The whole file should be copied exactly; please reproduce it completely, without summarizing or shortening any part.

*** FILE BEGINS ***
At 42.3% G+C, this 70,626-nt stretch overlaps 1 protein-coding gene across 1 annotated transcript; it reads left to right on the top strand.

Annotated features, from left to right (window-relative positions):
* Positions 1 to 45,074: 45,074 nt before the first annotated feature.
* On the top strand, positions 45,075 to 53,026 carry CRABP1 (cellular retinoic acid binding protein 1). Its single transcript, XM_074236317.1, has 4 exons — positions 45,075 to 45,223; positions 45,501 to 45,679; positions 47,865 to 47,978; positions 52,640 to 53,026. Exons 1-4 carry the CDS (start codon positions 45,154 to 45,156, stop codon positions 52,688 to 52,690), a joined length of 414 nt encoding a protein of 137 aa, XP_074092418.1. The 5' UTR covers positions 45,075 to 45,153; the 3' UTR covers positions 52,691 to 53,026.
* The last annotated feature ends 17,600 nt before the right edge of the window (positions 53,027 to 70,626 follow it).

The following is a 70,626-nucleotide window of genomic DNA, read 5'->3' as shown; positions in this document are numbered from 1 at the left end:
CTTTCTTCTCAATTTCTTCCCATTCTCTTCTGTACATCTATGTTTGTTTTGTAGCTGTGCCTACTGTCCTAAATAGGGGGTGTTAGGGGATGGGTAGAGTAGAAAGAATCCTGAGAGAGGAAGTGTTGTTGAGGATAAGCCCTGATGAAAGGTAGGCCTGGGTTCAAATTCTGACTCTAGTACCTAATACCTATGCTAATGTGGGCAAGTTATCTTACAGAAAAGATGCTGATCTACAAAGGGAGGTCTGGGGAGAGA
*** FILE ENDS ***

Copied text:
At 42.3% G+C, this 70,626-nt stretch overlaps 1 protein-coding gene across 1 annotated transcript; it reads left to right on the top strand.

Annotated features, from left to right (window-relative positions):
* Positions 1 to 45,074: 45,074 nt before the first annotated feature.
* On the top strand, positions 45,075 to 53,026 carry CRABP1 (cellular retinoic acid binding protein 1). Its single transcript, XM_074236317.1, has 4 exons — positions 45,075 to 45,223; positions 45,501 to 45,679; positions 47,865 to 47,978; positions 52,640 to 53,026. Exons 1-4 carry the CDS (start codon positions 45,154 to 45,156, stop codon positions 52,688 to 52,690), a joined length of 414 nt encoding a protein of 137 aa, XP_074092418.1. The 5' UTR covers positions 45,075 to 45,153; the 3' UTR covers positions 52,691 to 53,026.
* The last annotated feature ends 17,600 nt before the right edge of the window (positions 53,027 to 70,626 follow it).

The following is a 70,626-nucleotide window of genomic DNA, read 5'->3' as shown; positions in this document are numbered from 1 at the left end:
CTTTCTTCTCAATTTCTTCCCATTCTCTTCTGTACATCTATGTTTGTTTTGTAGCTGTGCCTACTGTCCTAAATAGGGGGTGTTAGGGGATGGGTAGAGTAGAAAGAATCCTGAGAGAGGAAGTGTTGTTGAGGATAAGCCCTGATGAAAGGTAGGCCTGGGTTCAAATTCTGACTCTAGTACCTAATACCTATGCTAATGTGGGCAAGTTATCTTACAGAAAAGATGCTGATCTACAAAGGGAGGTCTGGGGAGAGA